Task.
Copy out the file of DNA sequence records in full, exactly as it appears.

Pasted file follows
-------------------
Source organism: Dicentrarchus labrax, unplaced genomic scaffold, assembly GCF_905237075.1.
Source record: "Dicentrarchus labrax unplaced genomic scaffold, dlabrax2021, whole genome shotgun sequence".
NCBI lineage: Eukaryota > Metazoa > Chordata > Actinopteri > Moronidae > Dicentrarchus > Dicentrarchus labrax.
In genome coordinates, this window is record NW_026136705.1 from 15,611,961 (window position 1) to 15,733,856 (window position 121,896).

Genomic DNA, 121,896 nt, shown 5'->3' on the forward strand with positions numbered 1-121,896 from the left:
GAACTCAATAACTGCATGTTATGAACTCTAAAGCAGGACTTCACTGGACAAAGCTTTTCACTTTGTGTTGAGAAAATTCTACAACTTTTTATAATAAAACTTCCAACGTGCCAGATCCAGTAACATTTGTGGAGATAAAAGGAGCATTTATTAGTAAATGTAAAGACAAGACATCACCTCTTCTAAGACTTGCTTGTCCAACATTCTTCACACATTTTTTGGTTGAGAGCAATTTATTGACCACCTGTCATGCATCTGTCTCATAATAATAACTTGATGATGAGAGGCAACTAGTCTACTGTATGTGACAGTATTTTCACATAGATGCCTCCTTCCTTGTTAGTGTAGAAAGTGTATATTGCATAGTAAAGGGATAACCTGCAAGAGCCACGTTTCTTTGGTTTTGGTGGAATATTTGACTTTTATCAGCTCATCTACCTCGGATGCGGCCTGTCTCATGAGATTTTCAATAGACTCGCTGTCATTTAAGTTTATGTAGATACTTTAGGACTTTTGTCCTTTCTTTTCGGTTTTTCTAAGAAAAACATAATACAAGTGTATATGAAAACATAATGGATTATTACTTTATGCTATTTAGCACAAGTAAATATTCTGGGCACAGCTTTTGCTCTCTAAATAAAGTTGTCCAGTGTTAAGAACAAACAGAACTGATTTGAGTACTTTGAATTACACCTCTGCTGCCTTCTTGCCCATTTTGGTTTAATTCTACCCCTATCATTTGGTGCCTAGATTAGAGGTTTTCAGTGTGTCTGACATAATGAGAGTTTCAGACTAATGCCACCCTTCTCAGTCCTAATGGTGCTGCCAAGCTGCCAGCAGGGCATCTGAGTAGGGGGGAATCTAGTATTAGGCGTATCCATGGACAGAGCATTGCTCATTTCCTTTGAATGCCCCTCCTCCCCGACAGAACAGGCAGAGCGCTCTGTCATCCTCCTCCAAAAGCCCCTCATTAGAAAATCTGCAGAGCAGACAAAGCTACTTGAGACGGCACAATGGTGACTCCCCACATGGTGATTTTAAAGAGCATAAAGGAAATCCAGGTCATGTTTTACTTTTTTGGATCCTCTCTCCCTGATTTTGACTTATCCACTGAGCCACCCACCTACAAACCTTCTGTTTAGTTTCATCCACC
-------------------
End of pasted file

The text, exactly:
Source organism: Dicentrarchus labrax, unplaced genomic scaffold, assembly GCF_905237075.1.
Source record: "Dicentrarchus labrax unplaced genomic scaffold, dlabrax2021, whole genome shotgun sequence".
NCBI lineage: Eukaryota > Metazoa > Chordata > Actinopteri > Moronidae > Dicentrarchus > Dicentrarchus labrax.
In genome coordinates, this window is record NW_026136705.1 from 15,611,961 (window position 1) to 15,733,856 (window position 121,896).

Genomic DNA, 121,896 nt, shown 5'->3' on the forward strand with positions numbered 1-121,896 from the left:
GAACTCAATAACTGCATGTTATGAACTCTAAAGCAGGACTTCACTGGACAAAGCTTTTCACTTTGTGTTGAGAAAATTCTACAACTTTTTATAATAAAACTTCCAACGTGCCAGATCCAGTAACATTTGTGGAGATAAAAGGAGCATTTATTAGTAAATGTAAAGACAAGACATCACCTCTTCTAAGACTTGCTTGTCCAACATTCTTCACACATTTTTTGGTTGAGAGCAATTTATTGACCACCTGTCATGCATCTGTCTCATAATAATAACTTGATGATGAGAGGCAACTAGTCTACTGTATGTGACAGTATTTTCACATAGATGCCTCCTTCCTTGTTAGTGTAGAAAGTGTATATTGCATAGTAAAGGGATAACCTGCAAGAGCCACGTTTCTTTGGTTTTGGTGGAATATTTGACTTTTATCAGCTCATCTACCTCGGATGCGGCCTGTCTCATGAGATTTTCAATAGACTCGCTGTCATTTAAGTTTATGTAGATACTTTAGGACTTTTGTCCTTTCTTTTCGGTTTTTCTAAGAAAAACATAATACAAGTGTATATGAAAACATAATGGATTATTACTTTATGCTATTTAGCACAAGTAAATATTCTGGGCACAGCTTTTGCTCTCTAAATAAAGTTGTCCAGTGTTAAGAACAAACAGAACTGATTTGAGTACTTTGAATTACACCTCTGCTGCCTTCTTGCCCATTTTGGTTTAATTCTACCCCTATCATTTGGTGCCTAGATTAGAGGTTTTCAGTGTGTCTGACATAATGAGAGTTTCAGACTAATGCCACCCTTCTCAGTCCTAATGGTGCTGCCAAGCTGCCAGCAGGGCATCTGAGTAGGGGGGAATCTAGTATTAGGCGTATCCATGGACAGAGCATTGCTCATTTCCTTTGAATGCCCCTCCTCCCCGACAGAACAGGCAGAGCGCTCTGTCATCCTCCTCCAAAAGCCCCTCATTAGAAAATCTGCAGAGCAGACAAAGCTACTTGAGACGGCACAATGGTGACTCCCCACATGGTGATTTTAAAGAGCATAAAGGAAATCCAGGTCATGTTTTACTTTTTTGGATCCTCTCTCCCTGATTTTGACTTATCCACTGAGCCACCCACCTACAAACCTTCTGTTTAGTTTCATCCACC